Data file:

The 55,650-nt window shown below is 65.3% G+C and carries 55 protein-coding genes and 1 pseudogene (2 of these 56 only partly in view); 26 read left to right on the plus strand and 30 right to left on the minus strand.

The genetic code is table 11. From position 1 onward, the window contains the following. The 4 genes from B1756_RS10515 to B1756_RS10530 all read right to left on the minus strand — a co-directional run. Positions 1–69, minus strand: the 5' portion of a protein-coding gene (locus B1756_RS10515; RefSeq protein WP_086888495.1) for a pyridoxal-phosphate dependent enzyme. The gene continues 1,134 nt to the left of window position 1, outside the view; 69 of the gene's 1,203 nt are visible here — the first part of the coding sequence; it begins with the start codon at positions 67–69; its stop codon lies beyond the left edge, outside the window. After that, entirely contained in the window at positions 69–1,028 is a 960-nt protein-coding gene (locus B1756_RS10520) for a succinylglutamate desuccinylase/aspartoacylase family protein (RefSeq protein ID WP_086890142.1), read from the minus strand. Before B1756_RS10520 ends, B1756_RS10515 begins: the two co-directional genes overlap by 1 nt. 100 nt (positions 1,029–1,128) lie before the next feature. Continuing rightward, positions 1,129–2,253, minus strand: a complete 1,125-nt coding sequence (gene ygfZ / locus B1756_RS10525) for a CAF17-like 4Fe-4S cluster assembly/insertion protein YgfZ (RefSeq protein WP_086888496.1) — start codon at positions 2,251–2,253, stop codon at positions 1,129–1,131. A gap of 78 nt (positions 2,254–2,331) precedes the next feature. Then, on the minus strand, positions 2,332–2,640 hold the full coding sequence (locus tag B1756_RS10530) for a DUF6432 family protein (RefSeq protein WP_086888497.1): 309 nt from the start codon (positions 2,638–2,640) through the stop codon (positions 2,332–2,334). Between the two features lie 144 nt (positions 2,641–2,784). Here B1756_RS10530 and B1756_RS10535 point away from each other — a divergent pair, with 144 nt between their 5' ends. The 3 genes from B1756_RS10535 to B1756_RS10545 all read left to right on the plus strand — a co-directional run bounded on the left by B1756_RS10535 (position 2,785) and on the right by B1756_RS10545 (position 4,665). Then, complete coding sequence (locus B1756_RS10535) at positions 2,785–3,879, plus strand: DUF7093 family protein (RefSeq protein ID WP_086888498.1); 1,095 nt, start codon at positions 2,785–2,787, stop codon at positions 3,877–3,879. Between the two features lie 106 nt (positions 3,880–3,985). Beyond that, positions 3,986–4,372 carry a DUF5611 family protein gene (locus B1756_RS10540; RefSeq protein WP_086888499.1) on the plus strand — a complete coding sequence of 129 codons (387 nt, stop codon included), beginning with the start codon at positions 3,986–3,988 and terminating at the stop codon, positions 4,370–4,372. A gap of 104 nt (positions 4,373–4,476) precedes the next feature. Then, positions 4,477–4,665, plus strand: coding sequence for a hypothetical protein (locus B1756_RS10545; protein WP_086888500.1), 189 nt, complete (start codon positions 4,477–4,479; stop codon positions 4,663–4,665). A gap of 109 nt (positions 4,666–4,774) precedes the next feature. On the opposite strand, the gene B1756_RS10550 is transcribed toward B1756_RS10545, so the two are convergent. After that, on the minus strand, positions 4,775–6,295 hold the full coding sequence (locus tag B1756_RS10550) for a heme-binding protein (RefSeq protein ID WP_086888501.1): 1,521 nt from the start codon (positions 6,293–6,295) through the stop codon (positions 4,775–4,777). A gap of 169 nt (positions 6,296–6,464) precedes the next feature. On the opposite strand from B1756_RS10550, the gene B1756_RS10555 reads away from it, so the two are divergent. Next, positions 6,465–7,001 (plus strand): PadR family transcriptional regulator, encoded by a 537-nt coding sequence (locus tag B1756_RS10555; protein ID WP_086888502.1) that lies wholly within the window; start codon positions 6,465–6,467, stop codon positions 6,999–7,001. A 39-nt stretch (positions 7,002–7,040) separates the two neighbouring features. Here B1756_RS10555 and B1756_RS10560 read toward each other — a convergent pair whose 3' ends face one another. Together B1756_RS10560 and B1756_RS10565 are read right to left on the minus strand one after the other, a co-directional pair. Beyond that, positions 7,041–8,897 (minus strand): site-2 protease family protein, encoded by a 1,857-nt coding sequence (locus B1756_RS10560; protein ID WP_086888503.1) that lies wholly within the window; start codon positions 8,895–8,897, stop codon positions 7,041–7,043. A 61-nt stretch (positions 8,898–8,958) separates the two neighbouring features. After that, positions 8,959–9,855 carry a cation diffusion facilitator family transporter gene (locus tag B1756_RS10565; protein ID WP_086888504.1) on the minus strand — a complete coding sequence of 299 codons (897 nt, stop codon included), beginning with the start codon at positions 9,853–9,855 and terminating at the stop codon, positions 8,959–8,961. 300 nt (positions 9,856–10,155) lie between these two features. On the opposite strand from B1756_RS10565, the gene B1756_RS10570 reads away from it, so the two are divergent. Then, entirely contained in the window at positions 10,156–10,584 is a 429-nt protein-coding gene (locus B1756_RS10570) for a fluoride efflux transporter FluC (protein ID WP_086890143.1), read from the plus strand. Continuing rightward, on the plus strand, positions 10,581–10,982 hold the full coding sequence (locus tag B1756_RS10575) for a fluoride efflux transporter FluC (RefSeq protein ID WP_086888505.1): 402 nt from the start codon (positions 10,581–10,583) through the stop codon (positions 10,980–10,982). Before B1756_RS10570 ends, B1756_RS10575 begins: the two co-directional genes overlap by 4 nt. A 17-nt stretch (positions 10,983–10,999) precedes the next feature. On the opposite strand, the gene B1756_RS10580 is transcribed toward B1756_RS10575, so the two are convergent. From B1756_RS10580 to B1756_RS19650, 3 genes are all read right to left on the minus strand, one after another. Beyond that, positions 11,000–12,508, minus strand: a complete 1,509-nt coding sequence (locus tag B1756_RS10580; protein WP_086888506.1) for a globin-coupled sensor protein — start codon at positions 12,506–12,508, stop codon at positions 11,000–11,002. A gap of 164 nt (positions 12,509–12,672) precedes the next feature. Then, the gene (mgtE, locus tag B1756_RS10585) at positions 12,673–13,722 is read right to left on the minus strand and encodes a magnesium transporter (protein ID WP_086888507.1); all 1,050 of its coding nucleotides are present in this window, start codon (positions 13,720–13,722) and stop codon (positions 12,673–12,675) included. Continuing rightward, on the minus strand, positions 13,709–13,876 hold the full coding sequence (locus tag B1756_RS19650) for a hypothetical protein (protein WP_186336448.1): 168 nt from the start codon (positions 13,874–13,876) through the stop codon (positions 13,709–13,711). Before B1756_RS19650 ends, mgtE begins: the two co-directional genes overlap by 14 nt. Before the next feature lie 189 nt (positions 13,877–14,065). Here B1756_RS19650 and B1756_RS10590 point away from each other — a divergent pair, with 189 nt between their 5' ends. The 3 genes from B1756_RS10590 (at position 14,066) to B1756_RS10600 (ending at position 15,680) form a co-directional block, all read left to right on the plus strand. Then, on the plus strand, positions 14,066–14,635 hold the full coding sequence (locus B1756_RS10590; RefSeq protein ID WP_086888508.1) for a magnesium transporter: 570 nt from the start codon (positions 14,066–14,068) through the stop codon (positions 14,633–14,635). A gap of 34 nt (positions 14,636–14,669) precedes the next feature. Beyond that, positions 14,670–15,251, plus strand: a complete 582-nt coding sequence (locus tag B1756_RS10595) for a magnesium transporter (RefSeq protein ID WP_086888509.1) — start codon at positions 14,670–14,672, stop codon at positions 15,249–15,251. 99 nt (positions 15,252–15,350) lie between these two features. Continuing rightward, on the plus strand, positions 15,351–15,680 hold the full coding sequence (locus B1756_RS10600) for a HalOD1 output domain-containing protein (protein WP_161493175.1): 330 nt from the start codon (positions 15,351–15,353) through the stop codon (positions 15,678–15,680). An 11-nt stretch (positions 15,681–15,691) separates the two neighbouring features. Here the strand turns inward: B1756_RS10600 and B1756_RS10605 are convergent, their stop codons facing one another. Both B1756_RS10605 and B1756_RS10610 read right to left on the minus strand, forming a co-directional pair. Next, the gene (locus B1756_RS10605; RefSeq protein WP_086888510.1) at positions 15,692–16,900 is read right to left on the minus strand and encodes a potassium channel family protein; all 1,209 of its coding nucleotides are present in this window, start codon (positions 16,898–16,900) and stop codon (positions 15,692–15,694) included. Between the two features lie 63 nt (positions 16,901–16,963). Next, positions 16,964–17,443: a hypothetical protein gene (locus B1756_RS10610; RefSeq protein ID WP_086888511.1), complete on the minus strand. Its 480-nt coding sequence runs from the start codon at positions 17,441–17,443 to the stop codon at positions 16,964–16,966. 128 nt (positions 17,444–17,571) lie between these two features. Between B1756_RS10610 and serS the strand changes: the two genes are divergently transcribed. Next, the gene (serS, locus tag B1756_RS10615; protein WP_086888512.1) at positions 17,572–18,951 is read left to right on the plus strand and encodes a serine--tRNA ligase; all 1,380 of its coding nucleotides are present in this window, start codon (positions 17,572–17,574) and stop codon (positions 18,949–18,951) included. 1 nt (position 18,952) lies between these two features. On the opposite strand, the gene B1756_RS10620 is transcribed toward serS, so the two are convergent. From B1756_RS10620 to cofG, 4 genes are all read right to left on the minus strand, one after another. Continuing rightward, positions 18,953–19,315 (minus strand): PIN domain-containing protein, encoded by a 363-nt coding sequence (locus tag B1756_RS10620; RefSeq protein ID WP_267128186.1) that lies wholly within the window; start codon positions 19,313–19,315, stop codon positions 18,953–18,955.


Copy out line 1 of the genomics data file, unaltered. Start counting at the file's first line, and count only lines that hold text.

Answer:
The 55,650-nt window shown below is 65.3% G+C and carries 55 protein-coding genes and 1 pseudogene (2 of these 56 only partly in view); 26 read left to right on the plus strand and 30 right to left on the minus strand.